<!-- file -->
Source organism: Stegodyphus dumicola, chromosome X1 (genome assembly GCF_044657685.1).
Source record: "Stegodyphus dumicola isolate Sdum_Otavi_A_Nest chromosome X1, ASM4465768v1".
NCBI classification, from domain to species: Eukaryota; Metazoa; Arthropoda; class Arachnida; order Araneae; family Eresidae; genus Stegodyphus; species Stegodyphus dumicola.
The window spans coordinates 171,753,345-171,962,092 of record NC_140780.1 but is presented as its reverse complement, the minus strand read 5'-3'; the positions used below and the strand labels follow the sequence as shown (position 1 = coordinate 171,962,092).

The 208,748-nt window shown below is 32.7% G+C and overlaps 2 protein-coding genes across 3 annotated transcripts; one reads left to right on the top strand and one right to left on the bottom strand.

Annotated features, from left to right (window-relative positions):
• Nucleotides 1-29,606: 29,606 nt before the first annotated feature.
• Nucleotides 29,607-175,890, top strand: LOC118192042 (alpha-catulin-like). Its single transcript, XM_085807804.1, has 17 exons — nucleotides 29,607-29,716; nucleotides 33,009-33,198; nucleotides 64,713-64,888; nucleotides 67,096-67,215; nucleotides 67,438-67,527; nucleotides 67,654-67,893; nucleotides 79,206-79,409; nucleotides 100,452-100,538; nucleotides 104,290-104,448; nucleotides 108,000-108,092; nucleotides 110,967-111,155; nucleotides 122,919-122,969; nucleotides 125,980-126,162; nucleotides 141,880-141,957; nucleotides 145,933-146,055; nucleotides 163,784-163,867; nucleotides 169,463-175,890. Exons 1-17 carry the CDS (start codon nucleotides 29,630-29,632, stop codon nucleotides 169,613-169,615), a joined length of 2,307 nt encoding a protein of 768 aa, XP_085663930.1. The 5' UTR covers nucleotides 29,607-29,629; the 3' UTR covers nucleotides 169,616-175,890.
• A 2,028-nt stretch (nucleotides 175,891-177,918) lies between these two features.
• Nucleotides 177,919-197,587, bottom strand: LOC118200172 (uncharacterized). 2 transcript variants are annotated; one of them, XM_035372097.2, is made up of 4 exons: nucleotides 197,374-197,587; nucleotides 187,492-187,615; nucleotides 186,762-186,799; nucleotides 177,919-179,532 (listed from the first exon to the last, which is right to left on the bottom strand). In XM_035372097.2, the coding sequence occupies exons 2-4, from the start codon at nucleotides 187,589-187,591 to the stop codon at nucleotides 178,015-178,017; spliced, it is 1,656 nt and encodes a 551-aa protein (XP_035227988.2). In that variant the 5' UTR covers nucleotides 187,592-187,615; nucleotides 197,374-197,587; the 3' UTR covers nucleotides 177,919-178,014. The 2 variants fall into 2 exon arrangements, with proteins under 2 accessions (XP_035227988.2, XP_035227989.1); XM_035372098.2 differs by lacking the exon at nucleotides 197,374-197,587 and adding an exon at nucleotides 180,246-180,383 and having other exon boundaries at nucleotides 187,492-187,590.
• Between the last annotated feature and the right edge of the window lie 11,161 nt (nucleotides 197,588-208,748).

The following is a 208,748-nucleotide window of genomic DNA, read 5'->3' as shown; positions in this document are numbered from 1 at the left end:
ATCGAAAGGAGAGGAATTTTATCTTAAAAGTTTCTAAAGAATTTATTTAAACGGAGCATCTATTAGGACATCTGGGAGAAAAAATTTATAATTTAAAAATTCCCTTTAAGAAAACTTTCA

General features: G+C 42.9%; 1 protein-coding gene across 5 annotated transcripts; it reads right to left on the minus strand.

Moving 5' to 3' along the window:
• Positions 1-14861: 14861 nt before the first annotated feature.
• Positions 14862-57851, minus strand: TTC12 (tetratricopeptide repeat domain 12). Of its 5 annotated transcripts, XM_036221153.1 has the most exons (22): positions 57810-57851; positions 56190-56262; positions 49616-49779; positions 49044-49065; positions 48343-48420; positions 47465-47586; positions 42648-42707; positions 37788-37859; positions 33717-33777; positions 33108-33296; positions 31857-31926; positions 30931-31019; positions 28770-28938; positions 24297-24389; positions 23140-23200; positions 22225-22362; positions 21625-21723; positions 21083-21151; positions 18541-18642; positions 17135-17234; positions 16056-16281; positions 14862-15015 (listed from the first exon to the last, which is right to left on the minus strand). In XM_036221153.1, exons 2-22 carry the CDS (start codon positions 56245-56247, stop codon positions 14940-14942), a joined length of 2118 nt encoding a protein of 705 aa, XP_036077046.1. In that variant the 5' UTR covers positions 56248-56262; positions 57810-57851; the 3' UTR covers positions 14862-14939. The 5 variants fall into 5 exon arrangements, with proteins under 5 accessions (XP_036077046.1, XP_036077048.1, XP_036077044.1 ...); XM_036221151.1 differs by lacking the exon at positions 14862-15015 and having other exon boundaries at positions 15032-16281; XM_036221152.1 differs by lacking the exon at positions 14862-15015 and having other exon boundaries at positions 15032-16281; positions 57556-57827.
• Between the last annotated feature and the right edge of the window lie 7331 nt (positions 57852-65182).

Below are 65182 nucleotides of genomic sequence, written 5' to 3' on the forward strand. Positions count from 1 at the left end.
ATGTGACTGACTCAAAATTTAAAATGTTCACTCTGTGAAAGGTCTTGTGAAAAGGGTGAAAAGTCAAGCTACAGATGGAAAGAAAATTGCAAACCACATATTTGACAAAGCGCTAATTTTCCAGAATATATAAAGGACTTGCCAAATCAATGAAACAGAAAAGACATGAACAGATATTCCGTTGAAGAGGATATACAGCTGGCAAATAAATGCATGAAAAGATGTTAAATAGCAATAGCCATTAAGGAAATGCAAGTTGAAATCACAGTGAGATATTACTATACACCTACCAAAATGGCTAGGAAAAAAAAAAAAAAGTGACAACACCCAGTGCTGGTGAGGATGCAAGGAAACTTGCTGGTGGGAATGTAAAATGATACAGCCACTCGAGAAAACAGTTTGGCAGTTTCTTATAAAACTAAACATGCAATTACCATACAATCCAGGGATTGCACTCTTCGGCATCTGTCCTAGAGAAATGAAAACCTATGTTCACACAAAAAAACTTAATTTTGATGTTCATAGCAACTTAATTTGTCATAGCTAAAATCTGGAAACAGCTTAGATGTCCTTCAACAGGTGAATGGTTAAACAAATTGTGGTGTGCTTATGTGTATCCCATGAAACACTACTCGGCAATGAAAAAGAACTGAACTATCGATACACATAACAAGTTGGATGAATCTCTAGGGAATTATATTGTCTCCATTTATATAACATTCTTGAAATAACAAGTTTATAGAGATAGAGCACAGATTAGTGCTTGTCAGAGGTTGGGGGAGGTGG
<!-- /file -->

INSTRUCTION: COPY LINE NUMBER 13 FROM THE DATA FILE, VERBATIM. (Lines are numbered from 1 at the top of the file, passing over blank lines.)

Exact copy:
ATCGAAAGGAGAGGAATTTTATCTTAAAAGTTTCTAAAGAATTTATTTAAACGGAGCATCTATTAGGACATCTGGGAGAAAAAATTTATAATTTAAAAATTCCCTTTAAGAAAACTTTCA